Fast forward to April 2014. Our second appointment was here and we spent several more hours of answering questions, filling out paperwork and observing. Going into that appointment I was fairly confident that we would walk out with a diagnosis of ADHD and possibly autism. Nope. Just Autism. I cried. Again. She gave us a bunch of pamphlets, orders for speech therapy and a bunch of numbers for speech pathologist. I cried more, Travis was quiet, and we left. I was so upset that my son would have to walk this road. Knowing the things he could possibly struggle with his entire life. Not knowing how difficult things would be for him. Not knowing anything to be honest. I had done so much research during those months that we waited, but you can’t research your child who hasn’t been through those things yet. I knew our experience would be unique because it’s different for everyone. I was sad, scared, but relieved.
His specialist gave us different things to try to help him sleep at night. The first few nights we tried sleepy time teas and a bunch of other stuff. Nothing worked. I didn’t want to medicate him unless I had exhausted all other possibilities, so I decided to try the melatonin she suggested. Ya’ll. That night, I felt like God himself had parted the skies and come down into my home and given me the most glorious night of my life. Not even kidding. He slept through the night for the first time in his entire life (he was four at this point). It was amazing.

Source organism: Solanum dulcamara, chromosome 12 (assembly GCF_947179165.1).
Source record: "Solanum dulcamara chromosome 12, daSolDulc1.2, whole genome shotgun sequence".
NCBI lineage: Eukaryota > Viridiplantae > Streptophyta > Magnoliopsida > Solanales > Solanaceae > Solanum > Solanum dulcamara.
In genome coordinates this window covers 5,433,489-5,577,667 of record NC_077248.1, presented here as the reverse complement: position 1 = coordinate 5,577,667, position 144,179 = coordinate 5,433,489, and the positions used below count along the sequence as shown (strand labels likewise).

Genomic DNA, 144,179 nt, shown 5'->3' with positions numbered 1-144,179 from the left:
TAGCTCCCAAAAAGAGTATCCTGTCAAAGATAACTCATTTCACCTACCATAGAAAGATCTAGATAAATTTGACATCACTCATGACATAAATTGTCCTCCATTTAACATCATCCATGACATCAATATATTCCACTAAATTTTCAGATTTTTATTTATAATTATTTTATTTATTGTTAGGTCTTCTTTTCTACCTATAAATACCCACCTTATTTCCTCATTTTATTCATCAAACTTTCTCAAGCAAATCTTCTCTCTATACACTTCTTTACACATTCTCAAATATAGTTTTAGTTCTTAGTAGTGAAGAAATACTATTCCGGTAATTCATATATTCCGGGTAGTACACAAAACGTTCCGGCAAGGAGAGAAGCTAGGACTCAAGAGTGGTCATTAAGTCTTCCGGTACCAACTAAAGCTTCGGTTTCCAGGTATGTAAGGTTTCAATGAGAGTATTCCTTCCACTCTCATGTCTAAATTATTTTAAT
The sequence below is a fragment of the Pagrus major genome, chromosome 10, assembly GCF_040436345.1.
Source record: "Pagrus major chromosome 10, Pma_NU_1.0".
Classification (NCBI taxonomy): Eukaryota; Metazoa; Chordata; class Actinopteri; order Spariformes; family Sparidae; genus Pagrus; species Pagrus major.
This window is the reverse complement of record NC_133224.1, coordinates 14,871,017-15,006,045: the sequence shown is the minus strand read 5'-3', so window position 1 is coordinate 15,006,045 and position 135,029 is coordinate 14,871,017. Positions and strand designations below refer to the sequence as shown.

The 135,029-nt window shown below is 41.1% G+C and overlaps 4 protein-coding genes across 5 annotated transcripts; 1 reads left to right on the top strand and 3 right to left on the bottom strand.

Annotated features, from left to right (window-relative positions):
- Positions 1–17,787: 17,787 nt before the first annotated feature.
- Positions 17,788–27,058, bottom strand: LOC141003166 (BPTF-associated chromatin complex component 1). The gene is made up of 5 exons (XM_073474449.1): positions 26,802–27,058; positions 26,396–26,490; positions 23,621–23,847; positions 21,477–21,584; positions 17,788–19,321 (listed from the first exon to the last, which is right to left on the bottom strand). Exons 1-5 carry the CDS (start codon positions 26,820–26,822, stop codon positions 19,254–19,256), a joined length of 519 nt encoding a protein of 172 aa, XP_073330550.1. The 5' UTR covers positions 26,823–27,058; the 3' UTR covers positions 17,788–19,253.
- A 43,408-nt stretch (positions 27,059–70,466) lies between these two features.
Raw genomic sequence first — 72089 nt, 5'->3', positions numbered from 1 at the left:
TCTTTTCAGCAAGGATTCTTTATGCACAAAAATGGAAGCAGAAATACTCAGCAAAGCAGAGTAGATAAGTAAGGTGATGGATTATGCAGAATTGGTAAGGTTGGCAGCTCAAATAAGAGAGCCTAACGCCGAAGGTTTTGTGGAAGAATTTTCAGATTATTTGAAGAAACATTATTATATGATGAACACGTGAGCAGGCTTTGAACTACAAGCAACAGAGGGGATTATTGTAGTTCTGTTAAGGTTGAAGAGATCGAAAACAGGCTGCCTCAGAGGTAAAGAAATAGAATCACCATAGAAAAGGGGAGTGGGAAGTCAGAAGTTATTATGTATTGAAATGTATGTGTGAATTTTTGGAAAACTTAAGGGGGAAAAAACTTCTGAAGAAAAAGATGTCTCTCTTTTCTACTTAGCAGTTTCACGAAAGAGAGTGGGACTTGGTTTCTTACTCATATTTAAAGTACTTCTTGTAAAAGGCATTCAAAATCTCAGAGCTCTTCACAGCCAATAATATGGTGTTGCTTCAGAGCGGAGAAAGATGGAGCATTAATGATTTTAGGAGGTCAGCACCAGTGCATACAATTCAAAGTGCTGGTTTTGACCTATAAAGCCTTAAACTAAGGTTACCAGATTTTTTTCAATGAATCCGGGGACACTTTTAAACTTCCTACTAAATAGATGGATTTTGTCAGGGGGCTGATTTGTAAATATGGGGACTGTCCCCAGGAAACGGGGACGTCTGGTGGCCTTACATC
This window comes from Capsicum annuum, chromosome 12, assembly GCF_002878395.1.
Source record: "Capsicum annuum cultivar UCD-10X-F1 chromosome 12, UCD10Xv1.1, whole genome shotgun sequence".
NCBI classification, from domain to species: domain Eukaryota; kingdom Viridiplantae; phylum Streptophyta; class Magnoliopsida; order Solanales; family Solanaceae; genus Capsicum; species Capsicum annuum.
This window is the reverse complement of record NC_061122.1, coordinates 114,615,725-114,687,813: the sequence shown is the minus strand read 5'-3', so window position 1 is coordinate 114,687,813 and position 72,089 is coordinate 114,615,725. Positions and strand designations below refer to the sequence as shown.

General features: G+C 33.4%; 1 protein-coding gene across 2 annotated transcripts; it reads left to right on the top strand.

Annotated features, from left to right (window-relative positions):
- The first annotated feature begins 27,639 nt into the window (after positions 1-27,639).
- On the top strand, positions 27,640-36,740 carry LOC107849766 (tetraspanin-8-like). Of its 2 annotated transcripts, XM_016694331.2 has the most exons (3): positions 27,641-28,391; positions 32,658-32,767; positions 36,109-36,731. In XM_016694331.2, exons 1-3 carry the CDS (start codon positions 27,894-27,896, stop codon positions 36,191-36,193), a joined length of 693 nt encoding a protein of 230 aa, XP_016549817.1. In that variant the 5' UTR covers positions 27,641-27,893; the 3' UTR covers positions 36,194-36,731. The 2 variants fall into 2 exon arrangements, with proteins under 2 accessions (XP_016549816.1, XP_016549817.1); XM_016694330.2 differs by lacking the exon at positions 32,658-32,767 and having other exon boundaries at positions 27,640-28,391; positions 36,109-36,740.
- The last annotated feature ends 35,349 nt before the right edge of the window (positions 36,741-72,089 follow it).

The next few months were a still chaotic but things were getting better. Travis and I were communicating more. Speech therapy was helping and they were giving me ideas and tips to help manage at home. We worked so hard and so often to help him. Things were seriously looking so much better. God restored so much for us in that following year. It hasn’t been all rainbows and butterflies since then. We’ve definitely had our ups and downs. As Weston has grown we’ve run into new challenges and difficult things we’ve had to learn to navigate and again, I’ll talk about those things in future posts. But what I learned through this entire process was that God was faithful in it all. There were days I honestly didn’t think I would make it through. I thought I would end up divorced, splitting my time with my kids, struggling and sleep deprived. God took all of that and He made it all new. He took the guilt I felt about not doing something sooner. He took the fear about what Weston’s future was going to look like. I mean I think about that everyday in different aspects, but the difference is there is no longer fear there. I know God has this in His hand. It’s already planned and even if it’s difficult and I feel like I’m going to break, I know it’s already finished. God’s already worked it out for His glory and that is all I could ask for. That God would take our story and use it for His glory. I don’t have control over what that looks like, but I do know when he lays something on my heart I have to be obedient to that so He can work. That’s how this blog came about. I don’t know why I’m doing this, or if anyone will even read it. But I do know I had several people who held me up during the most difficult days. God used them to keep my head above water. If I can do that for just one other momma or daddy, I’ll write until God takes me home. There are too many of us who have walked this road for us to feel like we are in this alone. I don’t know who this is for, but if it’s you, sweet friend, know I’m here. Fighting with you. Praying for you.